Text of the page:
An Indian family is expelled from Uganda when Idi Amin takes power. They move to Mississippi and time passes. The Indian daughter falls in love with a black man, and the respective families... See full summary »
When police officer Xavier Quinn's childhood friend, Maubee, becomes associated with murder and a briefcase full of ten thousand dollar bills, The Mighty Quinn must clear his name. Or try to catch him, which could be even trickier.
Opens with Bleek as a child learning to play the trumpet, his friends want him to come out and play but mother insists he finish his lessons. Bleek grows into adulthood and forms his own band - The Bleek Gilliam Quartet. The story of Bleek's and Shadow's friendly rivalry on stage which spills into their professional relationship and threatens to tear apart the quartet. Written by
Wesley Snipes' character, Shadow, purchases a stack of John Coltrane CD's with an American Express card. When he shows his American Express card he smiles and says: "American Express. Gold card, pow. Been a member since 1989". In 1989, Snipes had another encounter with the American Express credit card, in the movie Major League (1989). Snipes' character, Willie Hayes, acts in a commercial for American Express in which he slides into home saying "American Express, don't steal home without it". See more »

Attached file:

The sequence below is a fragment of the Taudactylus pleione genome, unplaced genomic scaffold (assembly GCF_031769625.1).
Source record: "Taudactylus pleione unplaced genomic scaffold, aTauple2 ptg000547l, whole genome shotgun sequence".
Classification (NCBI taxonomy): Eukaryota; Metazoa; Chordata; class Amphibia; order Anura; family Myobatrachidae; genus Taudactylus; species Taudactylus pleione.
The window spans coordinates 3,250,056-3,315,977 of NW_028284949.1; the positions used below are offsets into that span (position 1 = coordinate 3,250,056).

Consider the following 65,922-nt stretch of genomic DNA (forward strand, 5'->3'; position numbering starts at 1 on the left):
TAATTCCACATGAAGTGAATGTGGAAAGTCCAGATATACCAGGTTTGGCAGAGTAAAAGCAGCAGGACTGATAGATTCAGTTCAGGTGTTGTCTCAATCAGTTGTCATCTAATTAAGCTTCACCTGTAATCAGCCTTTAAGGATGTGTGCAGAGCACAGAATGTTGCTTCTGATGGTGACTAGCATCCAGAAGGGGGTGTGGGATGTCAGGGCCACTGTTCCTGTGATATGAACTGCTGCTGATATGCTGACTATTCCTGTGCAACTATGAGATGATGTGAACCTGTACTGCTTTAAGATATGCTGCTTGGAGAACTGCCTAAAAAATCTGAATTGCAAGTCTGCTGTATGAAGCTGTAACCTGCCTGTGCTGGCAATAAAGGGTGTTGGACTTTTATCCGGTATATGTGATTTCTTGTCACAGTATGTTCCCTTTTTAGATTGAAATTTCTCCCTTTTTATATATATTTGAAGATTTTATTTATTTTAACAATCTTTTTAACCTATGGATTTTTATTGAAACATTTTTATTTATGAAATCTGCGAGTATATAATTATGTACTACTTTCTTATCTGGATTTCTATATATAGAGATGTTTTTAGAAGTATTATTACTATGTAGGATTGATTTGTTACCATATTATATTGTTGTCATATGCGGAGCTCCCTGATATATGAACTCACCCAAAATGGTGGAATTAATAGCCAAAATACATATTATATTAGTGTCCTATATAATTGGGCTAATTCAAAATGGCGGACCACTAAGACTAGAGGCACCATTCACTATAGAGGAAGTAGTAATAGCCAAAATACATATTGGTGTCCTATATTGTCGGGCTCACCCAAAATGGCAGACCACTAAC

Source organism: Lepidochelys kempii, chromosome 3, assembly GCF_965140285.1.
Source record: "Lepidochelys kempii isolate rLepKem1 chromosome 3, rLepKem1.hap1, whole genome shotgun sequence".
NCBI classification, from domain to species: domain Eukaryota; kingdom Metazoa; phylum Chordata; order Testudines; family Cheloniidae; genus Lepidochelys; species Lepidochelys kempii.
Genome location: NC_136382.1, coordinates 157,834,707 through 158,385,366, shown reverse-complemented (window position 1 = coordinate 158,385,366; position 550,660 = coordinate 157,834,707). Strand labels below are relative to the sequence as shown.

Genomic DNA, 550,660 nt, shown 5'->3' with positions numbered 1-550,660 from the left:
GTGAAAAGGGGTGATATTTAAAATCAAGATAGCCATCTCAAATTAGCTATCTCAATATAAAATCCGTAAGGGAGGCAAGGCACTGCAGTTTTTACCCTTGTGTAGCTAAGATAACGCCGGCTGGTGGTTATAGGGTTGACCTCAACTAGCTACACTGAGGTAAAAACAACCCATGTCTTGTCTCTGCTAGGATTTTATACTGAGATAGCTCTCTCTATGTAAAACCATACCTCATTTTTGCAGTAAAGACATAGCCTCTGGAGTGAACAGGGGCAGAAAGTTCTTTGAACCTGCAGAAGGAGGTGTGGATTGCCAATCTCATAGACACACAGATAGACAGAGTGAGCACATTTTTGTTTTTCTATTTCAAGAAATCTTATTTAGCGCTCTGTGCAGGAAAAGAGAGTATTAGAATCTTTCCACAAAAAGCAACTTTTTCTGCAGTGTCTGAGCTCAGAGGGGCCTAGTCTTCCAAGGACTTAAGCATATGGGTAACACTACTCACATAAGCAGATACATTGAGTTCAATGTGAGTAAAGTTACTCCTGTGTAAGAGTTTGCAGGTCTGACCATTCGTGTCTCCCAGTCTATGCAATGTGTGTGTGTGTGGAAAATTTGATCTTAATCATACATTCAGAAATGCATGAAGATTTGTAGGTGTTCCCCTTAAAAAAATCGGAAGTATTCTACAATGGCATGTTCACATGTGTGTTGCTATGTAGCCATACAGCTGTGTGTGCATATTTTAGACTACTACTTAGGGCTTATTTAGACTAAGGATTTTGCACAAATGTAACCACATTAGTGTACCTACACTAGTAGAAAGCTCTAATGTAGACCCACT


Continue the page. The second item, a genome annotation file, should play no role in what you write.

During the performance of Bleek's "Pop Top Urban 40 Funk Love ... Song", Bleek's headgear changes from hat to baseball cap. See more »
This is a very entertaining movie and it is underrated. The characters, story and music are captivating.
However, I think part of the reason for the lower ratings is the the poor camera effects. Lee focuses in on characters at times, as though they are standing and talking to a camera by themselves in some sterile room, such that it actually cheapens the film. There is a real lack of realism to this technique - it reminds me of 1960's style TV shows like Batman. It gives a feel that they ran out of money and when they had to go back and re-shoot the scene, they did so on the cheap. A minority may find this unique or appealing, but no great movie or director will use this technique. The filming with multiple characters in the shot is generally very good. But, the movie could have been better without these flaws.
The writing at times is exceptional. There are great lines, as well as very entertaining dialogue. The scenes between Denzel and Snipes are exude an extraordinary power and they offer an exceptional dynamic to the movie as a whole. The female characters are also very compelling. "Clark" (Cynda Williams) is extraordinarily attractive and the movement of the character through the course of the movie is well done.
It is difficult not to be captivated by this film. The positive cultural dynamic it captures is one that Americans can only hope to be present. Yet, one gets the feeling that reality is closer to the darker elements the movie exposes. Yet, there is ultimately a very positive message of love, responsibility.
6 of 6 people found this review helpful.
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